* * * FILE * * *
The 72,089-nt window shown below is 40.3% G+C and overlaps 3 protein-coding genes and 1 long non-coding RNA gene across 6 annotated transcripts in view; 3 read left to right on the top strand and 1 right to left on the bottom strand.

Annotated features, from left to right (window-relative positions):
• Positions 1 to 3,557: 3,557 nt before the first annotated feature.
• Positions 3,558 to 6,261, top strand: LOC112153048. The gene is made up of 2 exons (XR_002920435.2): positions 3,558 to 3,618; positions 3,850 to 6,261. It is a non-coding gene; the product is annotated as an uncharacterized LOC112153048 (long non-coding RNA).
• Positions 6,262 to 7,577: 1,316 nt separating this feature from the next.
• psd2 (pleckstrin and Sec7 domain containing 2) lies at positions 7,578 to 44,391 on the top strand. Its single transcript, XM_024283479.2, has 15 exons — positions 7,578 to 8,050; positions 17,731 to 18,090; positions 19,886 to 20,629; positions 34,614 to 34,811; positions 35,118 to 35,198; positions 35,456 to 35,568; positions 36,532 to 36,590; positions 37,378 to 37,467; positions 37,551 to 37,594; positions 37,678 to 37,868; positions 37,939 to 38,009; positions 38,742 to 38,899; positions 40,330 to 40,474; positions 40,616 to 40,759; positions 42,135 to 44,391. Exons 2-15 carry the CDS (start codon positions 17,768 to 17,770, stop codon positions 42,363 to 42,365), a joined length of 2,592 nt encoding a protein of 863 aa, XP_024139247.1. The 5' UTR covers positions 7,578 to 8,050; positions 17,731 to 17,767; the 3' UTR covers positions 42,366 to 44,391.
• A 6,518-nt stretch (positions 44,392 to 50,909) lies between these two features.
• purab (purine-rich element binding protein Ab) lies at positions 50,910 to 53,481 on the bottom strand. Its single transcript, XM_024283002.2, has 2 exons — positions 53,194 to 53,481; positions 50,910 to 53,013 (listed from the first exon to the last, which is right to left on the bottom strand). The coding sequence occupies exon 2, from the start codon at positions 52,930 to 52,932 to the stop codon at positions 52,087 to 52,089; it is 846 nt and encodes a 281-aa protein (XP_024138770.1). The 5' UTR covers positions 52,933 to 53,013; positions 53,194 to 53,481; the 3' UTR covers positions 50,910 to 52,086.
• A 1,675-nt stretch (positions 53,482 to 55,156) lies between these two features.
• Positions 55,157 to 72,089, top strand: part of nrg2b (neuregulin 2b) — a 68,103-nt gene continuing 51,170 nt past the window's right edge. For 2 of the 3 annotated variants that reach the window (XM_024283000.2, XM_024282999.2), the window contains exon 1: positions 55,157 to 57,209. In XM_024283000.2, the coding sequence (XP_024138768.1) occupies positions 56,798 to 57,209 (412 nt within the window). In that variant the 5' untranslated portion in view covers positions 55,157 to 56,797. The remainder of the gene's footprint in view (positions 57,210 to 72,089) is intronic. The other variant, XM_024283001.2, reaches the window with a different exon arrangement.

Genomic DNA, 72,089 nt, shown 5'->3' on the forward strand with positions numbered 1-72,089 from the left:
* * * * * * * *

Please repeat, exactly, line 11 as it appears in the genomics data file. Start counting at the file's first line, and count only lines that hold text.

Genomic DNA, 72,089 nt, shown 5'->3' on the forward strand with positions numbered 1-72,089 from the left: